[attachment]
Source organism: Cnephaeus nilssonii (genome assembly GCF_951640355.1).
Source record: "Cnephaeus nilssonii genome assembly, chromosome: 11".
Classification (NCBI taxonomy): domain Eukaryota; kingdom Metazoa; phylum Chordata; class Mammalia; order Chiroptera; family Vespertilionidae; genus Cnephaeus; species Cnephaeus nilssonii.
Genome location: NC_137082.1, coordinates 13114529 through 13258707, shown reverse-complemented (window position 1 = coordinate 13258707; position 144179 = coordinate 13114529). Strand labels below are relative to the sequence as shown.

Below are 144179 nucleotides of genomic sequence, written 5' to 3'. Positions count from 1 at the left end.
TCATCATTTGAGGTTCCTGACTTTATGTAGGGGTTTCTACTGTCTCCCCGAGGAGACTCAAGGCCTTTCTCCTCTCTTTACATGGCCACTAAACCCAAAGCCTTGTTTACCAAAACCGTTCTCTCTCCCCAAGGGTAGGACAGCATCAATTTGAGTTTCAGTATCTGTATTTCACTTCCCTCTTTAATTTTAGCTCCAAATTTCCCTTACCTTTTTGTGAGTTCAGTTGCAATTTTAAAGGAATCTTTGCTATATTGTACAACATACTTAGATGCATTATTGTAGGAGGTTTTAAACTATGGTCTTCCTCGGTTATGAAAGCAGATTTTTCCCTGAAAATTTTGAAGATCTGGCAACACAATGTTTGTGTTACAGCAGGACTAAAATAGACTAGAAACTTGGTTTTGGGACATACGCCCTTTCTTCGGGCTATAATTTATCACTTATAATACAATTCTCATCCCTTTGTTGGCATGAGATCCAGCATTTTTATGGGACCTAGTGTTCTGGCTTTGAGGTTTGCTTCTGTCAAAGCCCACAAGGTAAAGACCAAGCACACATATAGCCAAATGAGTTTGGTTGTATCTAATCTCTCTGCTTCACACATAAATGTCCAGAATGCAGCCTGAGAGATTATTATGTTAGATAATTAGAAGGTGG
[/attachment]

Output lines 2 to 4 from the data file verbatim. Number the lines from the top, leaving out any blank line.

Source record: "Cnephaeus nilssonii genome assembly, chromosome: 11".
Classification (NCBI taxonomy): domain Eukaryota; kingdom Metazoa; phylum Chordata; class Mammalia; order Chiroptera; family Vespertilionidae; genus Cnephaeus; species Cnephaeus nilssonii.
Genome location: NC_137082.1, coordinates 13114529 through 13258707, shown reverse-complemented (window position 1 = coordinate 13258707; position 144179 = coordinate 13114529). Strand labels below are relative to the sequence as shown.